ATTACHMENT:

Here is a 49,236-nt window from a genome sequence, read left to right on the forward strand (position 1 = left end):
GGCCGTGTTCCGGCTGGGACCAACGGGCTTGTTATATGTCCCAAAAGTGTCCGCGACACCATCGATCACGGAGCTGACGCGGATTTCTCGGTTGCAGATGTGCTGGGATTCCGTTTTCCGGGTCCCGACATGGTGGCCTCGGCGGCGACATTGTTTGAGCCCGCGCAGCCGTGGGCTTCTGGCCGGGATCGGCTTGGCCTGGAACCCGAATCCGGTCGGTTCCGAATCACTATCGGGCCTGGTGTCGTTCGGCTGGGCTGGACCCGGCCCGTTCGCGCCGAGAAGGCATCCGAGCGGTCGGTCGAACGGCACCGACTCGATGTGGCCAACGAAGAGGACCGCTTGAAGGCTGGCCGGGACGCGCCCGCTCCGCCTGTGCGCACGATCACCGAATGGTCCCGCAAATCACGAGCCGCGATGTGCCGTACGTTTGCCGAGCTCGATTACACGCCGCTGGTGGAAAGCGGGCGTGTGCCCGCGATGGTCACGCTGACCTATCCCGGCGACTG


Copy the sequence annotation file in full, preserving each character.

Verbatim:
Here is a 49,236-nt window from a genome sequence, read left to right on the forward strand (position 1 = left end):
GGCCGTGTTCCGGCTGGGACCAACGGGCTTGTTATATGTCCCAAAAGTGTCCGCGACACCATCGATCACGGAGCTGACGCGGATTTCTCGGTTGCAGATGTGCTGGGATTCCGTTTTCCGGGTCCCGACATGGTGGCCTCGGCGGCGACATTGTTTGAGCCCGCGCAGCCGTGGGCTTCTGGCCGGGATCGGCTTGGCCTGGAACCCGAATCCGGTCGGTTCCGAATCACTATCGGGCCTGGTGTCGTTCGGCTGGGCTGGACCCGGCCCGTTCGCGCCGAGAAGGCATCCGAGCGGTCGGTCGAACGGCACCGACTCGATGTGGCCAACGAAGAGGACCGCTTGAAGGCTGGCCGGGACGCGCCCGCTCCGCCTGTGCGCACGATCACCGAATGGTCCCGCAAATCACGAGCCGCGATGTGCCGTACGTTTGCCGAGCTCGATTACACGCCGCTGGTGGAAAGCGGGCGTGTGCCCGCGATGGTCACGCTGACCTATCCCGGCGACTG